The faveiro-by wilson, whose scientific name is Dimorphandra wilsonii Rizzinifamily legumes (Fabaceae), it's kind threatened “Critically Endangered” category. She is endemic from the central region of Minas Gerais, in the transition from the Cerrado to the Atlantic Forest, that is, it does not exist anywhere else in the world. Being so rare, the faveiro-de-Wilson is protected by Decree Law 43904/2004 of Minas Gerais. Wilson's faveiro has come close to extinction due to the destruction of the region's forests, especially in the last 60 years. So far just over 300 trees have been found in the wild, and most of them are isolated in the middle of pastures, where they have great difficulty reproducing. Wilson's faveiro trees can also be found in capoeiras and woods, both in the lowlands and on the slopes and tops of the hill *. (* Text taken from the website of the Society of Friends of the Belo Horizonte Zoo-Botanic Foundation)
The project & #8220; Handling and Protection of the Wilson's faveiro & #8221; is executed by Society of Friends of the Belo Horizonte Zoo-Botanical Foundation and receives support from Critical Ecosystem Partnership Fund (CEPF) It's from Brazilian International Institute of Education (IEB). The project started in November 2017 and already has several ongoing actions, including meetings, training and visits to areas of occurrence of the species, working in an extension of 5,215 km², where are the 18 municipalities of faveiro occurrence. & #8220; Project execution in the region has provided, in addition to increasing knowledge, increased environmental awareness and greater engagement in protecting the environment among local people & #8221; reports Fernando Fernades, researcher and project leader. In the last visits for data collection, five new specimens of the species were discovered.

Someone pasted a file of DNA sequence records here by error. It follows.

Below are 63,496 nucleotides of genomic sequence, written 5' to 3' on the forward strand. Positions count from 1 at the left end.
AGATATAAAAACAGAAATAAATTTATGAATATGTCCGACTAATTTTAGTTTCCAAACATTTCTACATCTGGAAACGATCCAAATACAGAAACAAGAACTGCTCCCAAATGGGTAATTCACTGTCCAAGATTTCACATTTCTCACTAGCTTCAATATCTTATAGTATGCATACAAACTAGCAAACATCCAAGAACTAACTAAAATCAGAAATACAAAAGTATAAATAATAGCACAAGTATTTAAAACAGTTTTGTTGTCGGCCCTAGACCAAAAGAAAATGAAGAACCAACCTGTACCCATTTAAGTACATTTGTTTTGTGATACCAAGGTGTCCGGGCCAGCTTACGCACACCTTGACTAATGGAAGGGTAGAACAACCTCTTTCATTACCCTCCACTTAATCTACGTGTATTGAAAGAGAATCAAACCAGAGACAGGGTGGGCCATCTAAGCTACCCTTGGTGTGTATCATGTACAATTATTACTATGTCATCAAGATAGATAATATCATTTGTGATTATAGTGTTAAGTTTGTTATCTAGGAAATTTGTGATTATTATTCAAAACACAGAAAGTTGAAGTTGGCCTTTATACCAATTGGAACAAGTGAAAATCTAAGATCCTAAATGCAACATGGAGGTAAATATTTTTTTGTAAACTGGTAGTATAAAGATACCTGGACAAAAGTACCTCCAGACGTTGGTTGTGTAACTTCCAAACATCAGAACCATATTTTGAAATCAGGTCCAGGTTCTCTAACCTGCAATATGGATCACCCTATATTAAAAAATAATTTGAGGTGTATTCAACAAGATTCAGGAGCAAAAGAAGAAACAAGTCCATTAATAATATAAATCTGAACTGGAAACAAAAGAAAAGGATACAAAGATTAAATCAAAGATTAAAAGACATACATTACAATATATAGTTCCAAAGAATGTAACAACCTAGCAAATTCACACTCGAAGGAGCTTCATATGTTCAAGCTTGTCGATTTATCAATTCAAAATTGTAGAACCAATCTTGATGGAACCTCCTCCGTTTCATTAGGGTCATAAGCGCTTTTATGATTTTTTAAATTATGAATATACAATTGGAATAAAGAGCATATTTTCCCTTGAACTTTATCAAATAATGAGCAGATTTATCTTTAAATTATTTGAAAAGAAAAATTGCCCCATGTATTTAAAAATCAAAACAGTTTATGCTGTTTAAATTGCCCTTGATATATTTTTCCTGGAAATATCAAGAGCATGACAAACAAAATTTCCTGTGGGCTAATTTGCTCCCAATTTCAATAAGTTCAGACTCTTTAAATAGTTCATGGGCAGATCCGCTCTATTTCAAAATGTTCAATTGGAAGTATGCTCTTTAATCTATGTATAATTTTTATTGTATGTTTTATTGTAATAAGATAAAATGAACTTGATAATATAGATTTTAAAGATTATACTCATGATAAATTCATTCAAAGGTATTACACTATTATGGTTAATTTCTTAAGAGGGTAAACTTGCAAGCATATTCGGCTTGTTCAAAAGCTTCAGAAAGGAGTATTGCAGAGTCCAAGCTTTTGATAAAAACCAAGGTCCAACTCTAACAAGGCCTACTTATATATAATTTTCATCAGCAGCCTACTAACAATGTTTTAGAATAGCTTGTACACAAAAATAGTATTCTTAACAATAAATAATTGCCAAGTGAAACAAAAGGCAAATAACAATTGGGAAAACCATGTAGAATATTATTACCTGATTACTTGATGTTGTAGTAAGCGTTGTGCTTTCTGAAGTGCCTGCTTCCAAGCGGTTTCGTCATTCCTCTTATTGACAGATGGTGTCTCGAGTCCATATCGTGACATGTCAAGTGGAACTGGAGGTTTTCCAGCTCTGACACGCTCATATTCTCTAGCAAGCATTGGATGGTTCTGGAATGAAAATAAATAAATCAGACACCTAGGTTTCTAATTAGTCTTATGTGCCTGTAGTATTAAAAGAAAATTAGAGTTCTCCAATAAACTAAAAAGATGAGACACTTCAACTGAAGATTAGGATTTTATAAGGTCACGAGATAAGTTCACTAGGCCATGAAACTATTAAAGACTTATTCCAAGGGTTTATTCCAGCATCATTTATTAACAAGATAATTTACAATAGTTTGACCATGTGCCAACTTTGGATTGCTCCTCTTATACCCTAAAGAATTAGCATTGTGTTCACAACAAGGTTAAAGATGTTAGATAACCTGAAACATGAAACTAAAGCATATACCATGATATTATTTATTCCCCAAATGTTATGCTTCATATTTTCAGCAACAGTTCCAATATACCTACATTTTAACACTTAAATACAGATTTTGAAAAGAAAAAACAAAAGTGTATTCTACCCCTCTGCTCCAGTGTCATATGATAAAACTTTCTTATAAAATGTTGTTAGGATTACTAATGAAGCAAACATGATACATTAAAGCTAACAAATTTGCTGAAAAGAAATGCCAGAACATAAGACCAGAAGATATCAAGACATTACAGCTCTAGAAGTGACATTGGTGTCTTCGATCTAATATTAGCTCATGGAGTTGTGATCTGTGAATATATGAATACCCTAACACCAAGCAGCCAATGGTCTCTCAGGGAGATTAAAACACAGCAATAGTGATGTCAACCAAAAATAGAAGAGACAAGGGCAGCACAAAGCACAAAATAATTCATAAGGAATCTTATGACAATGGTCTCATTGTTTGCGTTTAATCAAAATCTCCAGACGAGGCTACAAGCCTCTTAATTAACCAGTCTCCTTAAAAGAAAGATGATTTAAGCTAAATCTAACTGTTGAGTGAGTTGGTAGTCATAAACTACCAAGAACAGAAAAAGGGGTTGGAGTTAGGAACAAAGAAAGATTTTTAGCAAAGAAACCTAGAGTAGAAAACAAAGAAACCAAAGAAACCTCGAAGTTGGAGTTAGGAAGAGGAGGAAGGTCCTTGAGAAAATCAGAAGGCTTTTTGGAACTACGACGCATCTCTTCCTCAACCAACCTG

Watch the video below to learn more about the Belo Horizonte Zoo-Botanic Foundation Friends Society's work with the faveiro-de-wilson species!
The Critical Ecosystem Partnership Fund is a joint initiative of the French Development Agency, Conservation International, the European Union, Global Environmental Management, the Government of Japan, the MacArthur Foundation and the World Bank. A key goal is to ensure that civil society is involved in biodiversity conservation.